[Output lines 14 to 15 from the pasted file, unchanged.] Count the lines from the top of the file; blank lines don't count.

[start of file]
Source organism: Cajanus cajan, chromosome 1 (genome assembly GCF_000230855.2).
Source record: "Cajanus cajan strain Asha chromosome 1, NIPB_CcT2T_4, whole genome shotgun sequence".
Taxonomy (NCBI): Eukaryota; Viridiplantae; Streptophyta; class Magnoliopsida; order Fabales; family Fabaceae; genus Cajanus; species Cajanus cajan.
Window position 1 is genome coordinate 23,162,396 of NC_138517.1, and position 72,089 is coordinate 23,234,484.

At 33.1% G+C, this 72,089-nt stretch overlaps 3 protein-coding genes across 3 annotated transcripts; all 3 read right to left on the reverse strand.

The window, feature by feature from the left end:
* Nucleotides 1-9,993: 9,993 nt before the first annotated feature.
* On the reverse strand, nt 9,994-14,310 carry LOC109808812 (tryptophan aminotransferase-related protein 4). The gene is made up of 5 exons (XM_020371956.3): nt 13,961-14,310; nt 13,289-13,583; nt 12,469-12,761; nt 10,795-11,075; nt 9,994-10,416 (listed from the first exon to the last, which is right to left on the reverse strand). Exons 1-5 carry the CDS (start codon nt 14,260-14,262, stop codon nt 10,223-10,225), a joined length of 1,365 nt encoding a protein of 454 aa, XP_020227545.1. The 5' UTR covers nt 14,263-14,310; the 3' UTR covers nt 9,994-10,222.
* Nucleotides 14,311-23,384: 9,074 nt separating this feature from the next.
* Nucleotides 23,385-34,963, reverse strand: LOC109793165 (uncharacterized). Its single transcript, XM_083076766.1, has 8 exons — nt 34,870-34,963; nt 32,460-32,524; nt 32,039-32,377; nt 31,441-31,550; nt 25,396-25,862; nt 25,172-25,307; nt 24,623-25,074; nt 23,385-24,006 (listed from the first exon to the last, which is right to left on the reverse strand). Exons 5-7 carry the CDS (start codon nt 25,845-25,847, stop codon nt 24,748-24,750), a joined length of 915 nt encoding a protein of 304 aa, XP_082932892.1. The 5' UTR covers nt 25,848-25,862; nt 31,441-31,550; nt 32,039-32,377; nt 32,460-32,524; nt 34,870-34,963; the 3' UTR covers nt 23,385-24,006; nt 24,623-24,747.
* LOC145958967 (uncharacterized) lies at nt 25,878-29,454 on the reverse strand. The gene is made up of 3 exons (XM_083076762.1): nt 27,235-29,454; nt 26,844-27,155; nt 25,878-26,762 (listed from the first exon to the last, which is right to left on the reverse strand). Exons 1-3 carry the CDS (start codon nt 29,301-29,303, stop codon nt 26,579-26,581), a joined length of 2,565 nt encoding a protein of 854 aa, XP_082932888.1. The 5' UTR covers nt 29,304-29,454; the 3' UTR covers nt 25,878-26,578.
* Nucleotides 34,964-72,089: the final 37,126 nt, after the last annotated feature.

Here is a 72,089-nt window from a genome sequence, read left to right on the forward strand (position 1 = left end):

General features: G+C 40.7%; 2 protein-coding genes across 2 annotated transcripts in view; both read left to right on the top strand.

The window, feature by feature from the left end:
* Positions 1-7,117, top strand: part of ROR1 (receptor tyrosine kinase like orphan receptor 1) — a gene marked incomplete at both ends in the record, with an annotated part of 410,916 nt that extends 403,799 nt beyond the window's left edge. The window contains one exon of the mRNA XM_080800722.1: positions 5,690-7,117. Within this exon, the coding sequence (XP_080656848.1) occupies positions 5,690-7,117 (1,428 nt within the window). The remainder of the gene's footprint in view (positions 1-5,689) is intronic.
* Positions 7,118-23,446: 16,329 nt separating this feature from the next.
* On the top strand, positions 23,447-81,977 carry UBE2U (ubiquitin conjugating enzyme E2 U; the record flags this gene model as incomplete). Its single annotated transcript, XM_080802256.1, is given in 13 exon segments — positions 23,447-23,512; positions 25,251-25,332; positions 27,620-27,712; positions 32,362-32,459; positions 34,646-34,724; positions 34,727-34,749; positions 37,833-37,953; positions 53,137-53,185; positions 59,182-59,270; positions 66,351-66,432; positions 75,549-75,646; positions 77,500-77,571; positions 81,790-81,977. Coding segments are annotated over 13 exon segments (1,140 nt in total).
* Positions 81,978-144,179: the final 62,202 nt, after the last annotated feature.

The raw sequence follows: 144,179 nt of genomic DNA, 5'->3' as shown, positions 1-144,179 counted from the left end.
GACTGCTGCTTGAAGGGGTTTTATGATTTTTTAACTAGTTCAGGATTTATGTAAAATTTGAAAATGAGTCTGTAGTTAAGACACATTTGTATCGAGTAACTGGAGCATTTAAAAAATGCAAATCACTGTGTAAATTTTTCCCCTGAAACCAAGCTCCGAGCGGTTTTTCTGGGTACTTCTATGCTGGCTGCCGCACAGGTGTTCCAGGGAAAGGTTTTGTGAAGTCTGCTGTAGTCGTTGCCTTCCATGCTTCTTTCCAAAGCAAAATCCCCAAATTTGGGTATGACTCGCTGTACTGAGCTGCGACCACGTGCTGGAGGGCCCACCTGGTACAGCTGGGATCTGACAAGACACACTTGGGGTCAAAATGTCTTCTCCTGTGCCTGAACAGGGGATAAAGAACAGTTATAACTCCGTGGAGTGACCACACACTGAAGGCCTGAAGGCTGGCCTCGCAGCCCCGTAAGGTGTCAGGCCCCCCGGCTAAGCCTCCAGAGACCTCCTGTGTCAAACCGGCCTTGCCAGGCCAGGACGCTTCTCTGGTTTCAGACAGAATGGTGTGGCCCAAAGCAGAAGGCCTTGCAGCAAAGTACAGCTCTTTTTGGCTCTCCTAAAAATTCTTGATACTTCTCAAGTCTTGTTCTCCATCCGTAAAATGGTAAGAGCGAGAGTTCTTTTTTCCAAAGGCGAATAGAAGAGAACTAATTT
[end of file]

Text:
General features: G+C 40.7%; 2 protein-coding genes across 2 annotated transcripts in view; both read left to right on the top strand.

The window, feature by feature from the left end: